It Always Gets Worse, Then It Gets Really Good

Samual Branch American crises FB blog
Photo by: Samual Branch

Technology is making plain what has always been the case in industrial and post-industrial global society: when insecurity is the norm, whether you’re an individual or a nation, you better meddle in other people’s affairs.

Doesn’t matter if it’s about what bathroom “they” should use, or who “their” president should be. Meddling in other people’s affairs is always profitable in a world dominated by markets, government and money. That’s because this trifecta nearly guarantees a constant state of insecurity whether you’re a person, a business or a sovereign state.

By “profitable” we mean, using your knowledge of other people’s insecurity to soothe your own insecurity. So it doesn’t necessarily have to do with increasing your bank account, though it often does.

NYT report blog
We don’t admire Mark Zuckerberg no matter how much money he has. And while he controls arguably the largest human network, you can bet he’s not feeling very secure these days. Photo: From Google News

We don’t admire Mark Zuckerberg no matter how much money he has.

But Facebook’s contribution to revealing rampant human insecurity is admirable. If you have a moment this podcast excellently portrays what Facebook is up against. Their data know-how combined with owning one of if not the largest and most popular human network, enables them an unprecedented level of potential control…not only of people through information, but entire nation states too.

That’s real power.

No wonder more and more people are debating regulating Facebook.

Because the idea of a business or a person having that much power triggers of everyone else’s insecurities.

CNN report blog
Felony convictions tighten the noose. But they also increase everyone’s insecurity. Photo credit: Google News

And yet, many would love to have that kind of power. Trump is an excellent example of an insecure person for whom no level of power is soothing enough.

The world’s people are increasingly beginning to see with more clarity how much countries capable of meddling do. But the same can be said for nearly any human too.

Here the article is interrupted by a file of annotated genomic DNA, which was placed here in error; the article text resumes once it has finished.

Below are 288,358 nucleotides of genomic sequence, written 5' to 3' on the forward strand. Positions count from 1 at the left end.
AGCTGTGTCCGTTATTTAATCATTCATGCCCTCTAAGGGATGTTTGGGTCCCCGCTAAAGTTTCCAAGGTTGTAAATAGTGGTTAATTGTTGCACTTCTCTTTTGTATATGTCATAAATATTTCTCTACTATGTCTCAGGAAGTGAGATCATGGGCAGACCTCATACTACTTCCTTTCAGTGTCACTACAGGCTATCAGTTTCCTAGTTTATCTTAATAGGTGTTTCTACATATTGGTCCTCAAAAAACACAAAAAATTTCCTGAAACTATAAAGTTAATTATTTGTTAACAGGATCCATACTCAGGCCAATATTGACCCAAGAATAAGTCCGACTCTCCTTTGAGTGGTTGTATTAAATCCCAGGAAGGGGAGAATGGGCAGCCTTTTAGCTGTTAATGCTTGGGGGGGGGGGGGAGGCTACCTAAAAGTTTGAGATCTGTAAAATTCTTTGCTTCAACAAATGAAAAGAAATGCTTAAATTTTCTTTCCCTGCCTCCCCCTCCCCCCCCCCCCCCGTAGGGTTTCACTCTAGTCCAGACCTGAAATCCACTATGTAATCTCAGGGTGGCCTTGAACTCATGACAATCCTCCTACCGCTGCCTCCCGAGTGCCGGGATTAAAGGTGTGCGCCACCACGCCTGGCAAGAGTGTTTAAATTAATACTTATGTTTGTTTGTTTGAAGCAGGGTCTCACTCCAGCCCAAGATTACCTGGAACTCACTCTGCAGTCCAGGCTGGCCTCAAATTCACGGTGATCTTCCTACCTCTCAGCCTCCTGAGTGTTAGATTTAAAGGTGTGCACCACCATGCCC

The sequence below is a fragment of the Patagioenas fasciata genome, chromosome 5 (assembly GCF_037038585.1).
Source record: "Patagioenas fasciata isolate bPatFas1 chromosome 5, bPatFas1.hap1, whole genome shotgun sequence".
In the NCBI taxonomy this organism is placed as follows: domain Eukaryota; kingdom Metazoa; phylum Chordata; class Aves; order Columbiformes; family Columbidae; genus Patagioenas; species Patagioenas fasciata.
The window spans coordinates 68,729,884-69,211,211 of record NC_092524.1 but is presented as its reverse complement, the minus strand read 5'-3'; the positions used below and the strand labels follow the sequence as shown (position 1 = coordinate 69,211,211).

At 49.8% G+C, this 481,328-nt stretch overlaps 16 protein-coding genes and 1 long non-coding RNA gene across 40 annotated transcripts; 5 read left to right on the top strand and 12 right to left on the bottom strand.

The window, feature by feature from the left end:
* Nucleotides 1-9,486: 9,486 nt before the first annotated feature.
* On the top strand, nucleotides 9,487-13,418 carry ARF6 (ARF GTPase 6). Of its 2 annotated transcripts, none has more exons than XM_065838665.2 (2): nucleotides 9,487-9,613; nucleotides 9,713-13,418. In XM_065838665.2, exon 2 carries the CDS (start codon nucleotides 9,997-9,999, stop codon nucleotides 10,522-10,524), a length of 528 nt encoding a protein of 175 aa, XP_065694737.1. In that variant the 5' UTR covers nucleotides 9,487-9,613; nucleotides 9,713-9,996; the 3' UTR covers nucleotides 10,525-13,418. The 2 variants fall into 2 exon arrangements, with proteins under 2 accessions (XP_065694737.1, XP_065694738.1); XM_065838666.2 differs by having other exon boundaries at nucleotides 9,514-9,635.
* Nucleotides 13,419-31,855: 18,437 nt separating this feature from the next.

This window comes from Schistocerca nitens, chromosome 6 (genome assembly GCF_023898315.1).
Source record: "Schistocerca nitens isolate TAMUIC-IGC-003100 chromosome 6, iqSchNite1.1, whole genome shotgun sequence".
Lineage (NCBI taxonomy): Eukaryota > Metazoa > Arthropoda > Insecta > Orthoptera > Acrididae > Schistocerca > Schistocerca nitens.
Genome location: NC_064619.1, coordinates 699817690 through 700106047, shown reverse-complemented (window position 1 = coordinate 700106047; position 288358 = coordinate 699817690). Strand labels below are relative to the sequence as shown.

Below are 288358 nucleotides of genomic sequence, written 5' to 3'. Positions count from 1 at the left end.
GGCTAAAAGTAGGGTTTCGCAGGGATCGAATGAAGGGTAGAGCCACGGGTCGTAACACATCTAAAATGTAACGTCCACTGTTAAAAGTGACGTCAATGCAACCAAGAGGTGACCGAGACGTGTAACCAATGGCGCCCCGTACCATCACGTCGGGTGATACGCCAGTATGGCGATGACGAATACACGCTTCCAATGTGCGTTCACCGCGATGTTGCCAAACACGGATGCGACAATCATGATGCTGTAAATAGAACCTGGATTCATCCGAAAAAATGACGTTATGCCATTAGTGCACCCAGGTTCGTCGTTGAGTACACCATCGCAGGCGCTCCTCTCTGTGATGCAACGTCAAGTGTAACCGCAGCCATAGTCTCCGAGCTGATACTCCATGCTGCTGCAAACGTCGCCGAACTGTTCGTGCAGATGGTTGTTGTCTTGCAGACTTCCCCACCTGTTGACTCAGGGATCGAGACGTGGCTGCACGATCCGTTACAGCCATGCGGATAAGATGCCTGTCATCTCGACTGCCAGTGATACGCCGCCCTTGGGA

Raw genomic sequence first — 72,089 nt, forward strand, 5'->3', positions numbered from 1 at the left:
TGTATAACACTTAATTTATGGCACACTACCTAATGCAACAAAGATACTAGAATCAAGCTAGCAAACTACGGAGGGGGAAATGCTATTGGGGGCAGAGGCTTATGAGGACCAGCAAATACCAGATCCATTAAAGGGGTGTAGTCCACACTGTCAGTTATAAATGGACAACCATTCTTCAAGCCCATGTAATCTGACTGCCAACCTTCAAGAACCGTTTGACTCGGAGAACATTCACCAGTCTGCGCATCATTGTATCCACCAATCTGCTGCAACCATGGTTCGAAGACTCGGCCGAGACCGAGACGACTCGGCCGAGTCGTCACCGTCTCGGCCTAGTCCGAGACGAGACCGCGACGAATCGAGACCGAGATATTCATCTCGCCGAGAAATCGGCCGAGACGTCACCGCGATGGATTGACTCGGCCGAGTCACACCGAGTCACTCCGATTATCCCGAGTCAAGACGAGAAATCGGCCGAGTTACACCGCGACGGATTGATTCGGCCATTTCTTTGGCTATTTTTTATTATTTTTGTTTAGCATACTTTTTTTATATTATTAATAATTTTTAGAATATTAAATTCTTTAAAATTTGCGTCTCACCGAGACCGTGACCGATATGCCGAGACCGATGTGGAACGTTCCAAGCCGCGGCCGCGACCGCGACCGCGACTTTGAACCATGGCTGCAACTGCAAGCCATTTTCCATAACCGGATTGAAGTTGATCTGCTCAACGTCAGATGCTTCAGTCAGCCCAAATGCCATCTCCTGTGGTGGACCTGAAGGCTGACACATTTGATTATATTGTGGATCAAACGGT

We are all insecure. Until we’re not.

We bet you have at least twice today attempted to control the behaviors of someone important to you. Perhaps even someone you love, simply because you felt insecure about yourself, the relationship, or something that person offers that you consider so valuable you would experience loss in the losing of it.

Electoral meddling blog
The many faces of American meddling. Graphic: Dov H. Levin, Carnegie Mellon University

Countries are no different. Companies are no different. Not in the context of a society run by current institutions we seem to covet.

So we all are hypocrites when we attack Trump, or Russia, or Christian moms who don’t want their children exposed to a transgender woman in the girls’ bathroom. All of us are subject to similar insecurities. They may not be in the same league or category.

But that doesn’t mean you’re not insecure.

What we see in the US, the polarization, the racism, Russian meddling, American meddling…all this behavior we would prefer not to see –– these aren’t the problem.

They are symptoms.

The problem is humanity’s penchant to believe what we’ve got is so good, we better not change it, even though history has demonstrated over and over and over that with change always comes better.

But usually not before it gets very, very bad.


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